Tune in to watch Jewell Parker Rhodes and Brandy Colbert discuss their latest middle grade novels, Black Brother, Black Brother and The Only Black Girls in Town, with educator host Cyndi Giorgis.
Meet the Authors & Host
Jewell Parker Rhodes is the author of Ninth Ward, winner of a Coretta Scott King Honor, Sugar, winner of the Jane Addams Children’s Book Award, and the New York Times-bestselling Ghost Boys. She has also written many award-winning novels for adults. When she’s not writing, Jewell visits schools to talk about her books and teaches writing at Arizona State University.
Brandy Colbert is the critically acclaimed author of the novels Pointe, Finding Yvonne, and Stonewall Award winner Little & Lion. Born and raised in Springfield, Missouri, she now lives and writes in Los Angeles.
Cyndi Giorgis is a Professor of Literacy Education at Arizona State University where she teaches courses in children’s literature and early childhood education. She is a frequent conference speaker and workshop presenter. Cyndi is the co-author of the 8th edition of Jim Trelease’s Read-Aloud Handbook. She posts a #ReadAloudoftheDay at her website cyndigiorgis.com and @cyndigiorgis on social media.
From award-winning and bestselling author, Jewell Parker Rhodes comes a powerful coming-of-age story about two brothers, one who presents as white, the other as black, and the complex ways in which they are forced to navigate the world, all while training for a fencing competition.Framed. Bullied. Disliked. But I know… Read More
From award-winning YA author Brandy Colbert comes a debut middle-grade novel about the only two Black girls in town who discover a collection of hidden journals revealing shocking secrets of the past. Beach-loving surfer Alberta has been the only Black girl in town for years. Alberta's best friend, Laramie, is… Read More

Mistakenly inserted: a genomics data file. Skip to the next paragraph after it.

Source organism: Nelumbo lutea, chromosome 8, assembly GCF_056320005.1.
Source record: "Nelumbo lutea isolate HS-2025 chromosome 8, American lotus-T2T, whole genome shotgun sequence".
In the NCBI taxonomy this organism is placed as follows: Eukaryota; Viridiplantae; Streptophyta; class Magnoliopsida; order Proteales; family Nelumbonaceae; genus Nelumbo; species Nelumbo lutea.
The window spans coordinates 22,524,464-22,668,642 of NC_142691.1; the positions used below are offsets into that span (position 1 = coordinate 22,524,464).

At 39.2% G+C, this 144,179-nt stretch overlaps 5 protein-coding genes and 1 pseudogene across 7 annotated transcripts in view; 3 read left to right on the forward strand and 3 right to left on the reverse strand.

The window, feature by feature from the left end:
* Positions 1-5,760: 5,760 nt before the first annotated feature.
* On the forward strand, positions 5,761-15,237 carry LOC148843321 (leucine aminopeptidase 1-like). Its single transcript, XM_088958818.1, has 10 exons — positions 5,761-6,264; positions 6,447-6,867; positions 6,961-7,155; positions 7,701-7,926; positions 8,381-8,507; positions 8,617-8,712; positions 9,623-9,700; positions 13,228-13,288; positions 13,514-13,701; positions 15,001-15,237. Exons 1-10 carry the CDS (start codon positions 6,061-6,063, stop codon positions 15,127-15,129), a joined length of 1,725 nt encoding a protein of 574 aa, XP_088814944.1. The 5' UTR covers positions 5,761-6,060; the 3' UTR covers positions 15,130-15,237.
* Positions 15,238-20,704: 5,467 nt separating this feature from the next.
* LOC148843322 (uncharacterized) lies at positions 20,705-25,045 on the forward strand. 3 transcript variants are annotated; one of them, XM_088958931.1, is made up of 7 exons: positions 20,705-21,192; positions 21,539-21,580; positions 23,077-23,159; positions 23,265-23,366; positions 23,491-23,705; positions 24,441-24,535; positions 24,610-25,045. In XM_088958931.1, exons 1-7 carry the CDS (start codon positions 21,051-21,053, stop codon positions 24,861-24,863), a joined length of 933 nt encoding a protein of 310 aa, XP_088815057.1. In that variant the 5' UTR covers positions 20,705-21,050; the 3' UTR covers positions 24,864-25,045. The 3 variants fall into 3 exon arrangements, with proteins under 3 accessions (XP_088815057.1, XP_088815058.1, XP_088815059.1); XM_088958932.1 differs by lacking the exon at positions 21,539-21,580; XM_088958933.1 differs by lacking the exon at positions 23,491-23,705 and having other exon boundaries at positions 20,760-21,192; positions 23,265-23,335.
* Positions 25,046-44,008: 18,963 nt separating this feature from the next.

For decades, I wrote for adults trying to become good enough to write for the most important audience in the world—youth. I always try to affirm children’s resilience, strength, empathy, and intelligence.
Middle grade is especially challenging as youth make the passage from childhood to young adulthood. My own middle years were difficult. (Sometimes I think I’m “rewriting” my own history through characters inspired by today’s amazing youth.) Most importantly, I’m providing diverse mirrors and a “safe place” for students to discuss critical issues about identity, social injustice, family, and friendship. Words are powerful; books open hearts and minds.
We live in tense, unsettling, and disruptive times. Social equity issues, climate change, and the current spread of the coronavirus, in particular, affects us all. Youth are desperate to discuss conflicts and for opportunities to develop critical thinking skills and empathy. Characters become a conduit for them to explore ideas, feelings and, perhaps, more importantly, to discuss with classmates, teachers, and parents, ways to become empowered and make their future better and brighter.